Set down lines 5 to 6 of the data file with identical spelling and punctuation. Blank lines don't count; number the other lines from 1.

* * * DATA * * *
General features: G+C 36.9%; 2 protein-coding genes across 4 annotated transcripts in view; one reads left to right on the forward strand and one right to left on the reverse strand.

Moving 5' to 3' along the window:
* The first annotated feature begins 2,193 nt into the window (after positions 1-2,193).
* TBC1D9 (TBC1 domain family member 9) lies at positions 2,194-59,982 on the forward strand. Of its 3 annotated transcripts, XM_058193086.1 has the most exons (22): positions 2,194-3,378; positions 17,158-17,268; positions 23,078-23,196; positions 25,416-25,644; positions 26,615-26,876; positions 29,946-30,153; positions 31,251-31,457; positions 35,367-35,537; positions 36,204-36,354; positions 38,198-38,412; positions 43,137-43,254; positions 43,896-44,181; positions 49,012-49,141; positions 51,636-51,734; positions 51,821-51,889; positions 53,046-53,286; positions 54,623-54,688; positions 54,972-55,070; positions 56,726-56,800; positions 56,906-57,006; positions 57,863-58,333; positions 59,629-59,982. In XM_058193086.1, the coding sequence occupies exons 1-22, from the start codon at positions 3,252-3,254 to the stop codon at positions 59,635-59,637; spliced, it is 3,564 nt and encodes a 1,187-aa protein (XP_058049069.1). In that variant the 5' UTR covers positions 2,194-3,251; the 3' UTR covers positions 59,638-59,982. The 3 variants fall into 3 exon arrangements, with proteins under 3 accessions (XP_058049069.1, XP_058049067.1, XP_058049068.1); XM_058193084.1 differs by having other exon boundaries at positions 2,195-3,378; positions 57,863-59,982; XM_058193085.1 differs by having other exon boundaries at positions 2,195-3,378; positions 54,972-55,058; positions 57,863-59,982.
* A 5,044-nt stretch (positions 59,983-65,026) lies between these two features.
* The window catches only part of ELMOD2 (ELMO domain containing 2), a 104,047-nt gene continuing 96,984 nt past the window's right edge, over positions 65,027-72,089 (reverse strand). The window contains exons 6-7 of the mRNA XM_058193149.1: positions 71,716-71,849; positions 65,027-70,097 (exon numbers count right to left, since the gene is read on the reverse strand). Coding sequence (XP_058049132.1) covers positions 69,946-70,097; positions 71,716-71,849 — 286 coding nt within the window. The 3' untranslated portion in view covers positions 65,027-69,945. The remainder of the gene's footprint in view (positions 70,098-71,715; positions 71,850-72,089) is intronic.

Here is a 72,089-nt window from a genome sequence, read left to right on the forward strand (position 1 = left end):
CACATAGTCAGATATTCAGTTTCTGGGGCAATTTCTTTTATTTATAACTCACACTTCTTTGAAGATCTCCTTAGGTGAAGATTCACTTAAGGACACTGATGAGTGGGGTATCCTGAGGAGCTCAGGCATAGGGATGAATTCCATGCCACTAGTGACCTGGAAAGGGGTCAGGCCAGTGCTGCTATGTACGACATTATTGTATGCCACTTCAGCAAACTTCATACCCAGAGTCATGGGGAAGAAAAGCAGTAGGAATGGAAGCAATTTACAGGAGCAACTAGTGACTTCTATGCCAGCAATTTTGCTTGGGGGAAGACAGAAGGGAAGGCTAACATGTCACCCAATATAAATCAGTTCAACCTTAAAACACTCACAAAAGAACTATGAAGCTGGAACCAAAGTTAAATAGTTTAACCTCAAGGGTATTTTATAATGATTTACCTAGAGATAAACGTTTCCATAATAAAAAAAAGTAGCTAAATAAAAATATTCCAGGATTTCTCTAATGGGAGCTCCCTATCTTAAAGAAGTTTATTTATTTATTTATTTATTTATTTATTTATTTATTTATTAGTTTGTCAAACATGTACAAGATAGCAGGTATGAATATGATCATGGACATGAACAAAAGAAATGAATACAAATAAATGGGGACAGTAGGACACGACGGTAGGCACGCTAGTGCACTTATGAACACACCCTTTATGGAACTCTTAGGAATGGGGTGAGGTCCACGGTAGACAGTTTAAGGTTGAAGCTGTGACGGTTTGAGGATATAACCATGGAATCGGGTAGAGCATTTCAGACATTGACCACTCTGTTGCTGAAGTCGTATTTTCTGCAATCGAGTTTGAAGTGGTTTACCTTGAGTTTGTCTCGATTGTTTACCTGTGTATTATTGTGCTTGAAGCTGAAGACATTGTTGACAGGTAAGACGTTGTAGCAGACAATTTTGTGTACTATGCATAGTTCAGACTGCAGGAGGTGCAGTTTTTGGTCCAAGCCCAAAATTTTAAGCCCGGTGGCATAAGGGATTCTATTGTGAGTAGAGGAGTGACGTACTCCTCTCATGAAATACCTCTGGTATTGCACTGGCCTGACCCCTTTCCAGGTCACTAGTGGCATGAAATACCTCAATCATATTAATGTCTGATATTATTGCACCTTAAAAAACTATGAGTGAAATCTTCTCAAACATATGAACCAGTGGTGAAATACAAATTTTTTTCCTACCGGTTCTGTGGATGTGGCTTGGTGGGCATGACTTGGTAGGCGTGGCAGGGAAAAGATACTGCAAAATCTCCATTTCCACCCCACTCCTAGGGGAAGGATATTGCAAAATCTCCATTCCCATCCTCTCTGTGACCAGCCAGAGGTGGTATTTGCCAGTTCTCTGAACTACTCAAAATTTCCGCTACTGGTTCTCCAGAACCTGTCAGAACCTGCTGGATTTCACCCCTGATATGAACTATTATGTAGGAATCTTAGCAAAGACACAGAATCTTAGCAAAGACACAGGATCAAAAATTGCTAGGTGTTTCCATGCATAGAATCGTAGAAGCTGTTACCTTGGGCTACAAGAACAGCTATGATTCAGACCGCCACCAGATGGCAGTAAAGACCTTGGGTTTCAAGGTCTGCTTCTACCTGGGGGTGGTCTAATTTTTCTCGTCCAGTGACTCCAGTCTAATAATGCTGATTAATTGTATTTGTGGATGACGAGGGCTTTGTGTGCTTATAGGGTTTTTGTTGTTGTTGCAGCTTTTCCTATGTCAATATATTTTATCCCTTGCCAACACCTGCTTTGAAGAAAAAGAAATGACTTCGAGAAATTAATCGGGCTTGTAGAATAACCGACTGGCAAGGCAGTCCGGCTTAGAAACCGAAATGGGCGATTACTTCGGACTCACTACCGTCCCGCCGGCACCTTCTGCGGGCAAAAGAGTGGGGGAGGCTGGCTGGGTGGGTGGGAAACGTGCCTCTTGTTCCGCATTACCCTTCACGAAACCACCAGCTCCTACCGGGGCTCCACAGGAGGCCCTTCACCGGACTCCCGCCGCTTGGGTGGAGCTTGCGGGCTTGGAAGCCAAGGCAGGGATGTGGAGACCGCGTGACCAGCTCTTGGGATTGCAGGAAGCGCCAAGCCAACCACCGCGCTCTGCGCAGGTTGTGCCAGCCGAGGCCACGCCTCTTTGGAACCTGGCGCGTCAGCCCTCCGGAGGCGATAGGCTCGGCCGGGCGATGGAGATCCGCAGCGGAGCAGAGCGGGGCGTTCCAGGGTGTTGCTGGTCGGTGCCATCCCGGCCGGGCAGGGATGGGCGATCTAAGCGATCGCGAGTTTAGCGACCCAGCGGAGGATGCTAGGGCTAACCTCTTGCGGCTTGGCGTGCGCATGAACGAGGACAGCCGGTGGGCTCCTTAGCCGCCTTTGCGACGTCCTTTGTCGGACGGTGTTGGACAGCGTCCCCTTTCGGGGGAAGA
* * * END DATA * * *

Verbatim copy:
* A 5,044-nt stretch (positions 59,983-65,026) lies between these two features.
* The window catches only part of ELMOD2 (ELMO domain containing 2), a 104,047-nt gene continuing 96,984 nt past the window's right edge, over positions 65,027-72,089 (reverse strand). The window contains exons 6-7 of the mRNA XM_058193149.1: positions 71,716-71,849; positions 65,027-70,097 (exon numbers count right to left, since the gene is read on the reverse strand). Coding sequence (XP_058049132.1) covers positions 69,946-70,097; positions 71,716-71,849 — 286 coding nt within the window. The 3' untranslated portion in view covers positions 65,027-69,945. The remainder of the gene's footprint in view (positions 70,098-71,715; positions 71,850-72,089) is intronic.